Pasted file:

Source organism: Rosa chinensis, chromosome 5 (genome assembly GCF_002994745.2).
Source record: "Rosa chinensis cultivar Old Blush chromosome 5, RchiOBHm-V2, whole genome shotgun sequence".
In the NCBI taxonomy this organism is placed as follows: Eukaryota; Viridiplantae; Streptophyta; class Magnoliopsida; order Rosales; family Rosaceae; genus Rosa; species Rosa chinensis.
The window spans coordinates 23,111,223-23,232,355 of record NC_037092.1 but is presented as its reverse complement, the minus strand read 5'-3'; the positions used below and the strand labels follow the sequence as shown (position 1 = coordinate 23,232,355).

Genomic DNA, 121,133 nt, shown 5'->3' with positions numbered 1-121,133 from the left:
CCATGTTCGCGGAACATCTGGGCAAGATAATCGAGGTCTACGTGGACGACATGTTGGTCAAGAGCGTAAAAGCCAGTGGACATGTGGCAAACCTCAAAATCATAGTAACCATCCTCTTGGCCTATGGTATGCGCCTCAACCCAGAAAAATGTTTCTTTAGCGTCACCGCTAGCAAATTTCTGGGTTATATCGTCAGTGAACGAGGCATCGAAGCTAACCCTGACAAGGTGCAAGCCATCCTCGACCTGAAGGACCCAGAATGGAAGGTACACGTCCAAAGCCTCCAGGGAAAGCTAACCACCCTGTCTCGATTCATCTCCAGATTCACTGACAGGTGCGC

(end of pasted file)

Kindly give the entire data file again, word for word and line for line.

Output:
Source organism: Rosa chinensis, chromosome 5 (genome assembly GCF_002994745.2).
Source record: "Rosa chinensis cultivar Old Blush chromosome 5, RchiOBHm-V2, whole genome shotgun sequence".
In the NCBI taxonomy this organism is placed as follows: Eukaryota; Viridiplantae; Streptophyta; class Magnoliopsida; order Rosales; family Rosaceae; genus Rosa; species Rosa chinensis.
The window spans coordinates 23,111,223-23,232,355 of record NC_037092.1 but is presented as its reverse complement, the minus strand read 5'-3'; the positions used below and the strand labels follow the sequence as shown (position 1 = coordinate 23,232,355).

Genomic DNA, 121,133 nt, shown 5'->3' with positions numbered 1-121,133 from the left:
CCATGTTCGCGGAACATCTGGGCAAGATAATCGAGGTCTACGTGGACGACATGTTGGTCAAGAGCGTAAAAGCCAGTGGACATGTGGCAAACCTCAAAATCATAGTAACCATCCTCTTGGCCTATGGTATGCGCCTCAACCCAGAAAAATGTTTCTTTAGCGTCACCGCTAGCAAATTTCTGGGTTATATCGTCAGTGAACGAGGCATCGAAGCTAACCCTGACAAGGTGCAAGCCATCCTCGACCTGAAGGACCCAGAATGGAAGGTACACGTCCAAAGCCTCCAGGGAAAGCTAACCACCCTGTCTCGATTCATCTCCAGATTCACTGACAGGTGCGC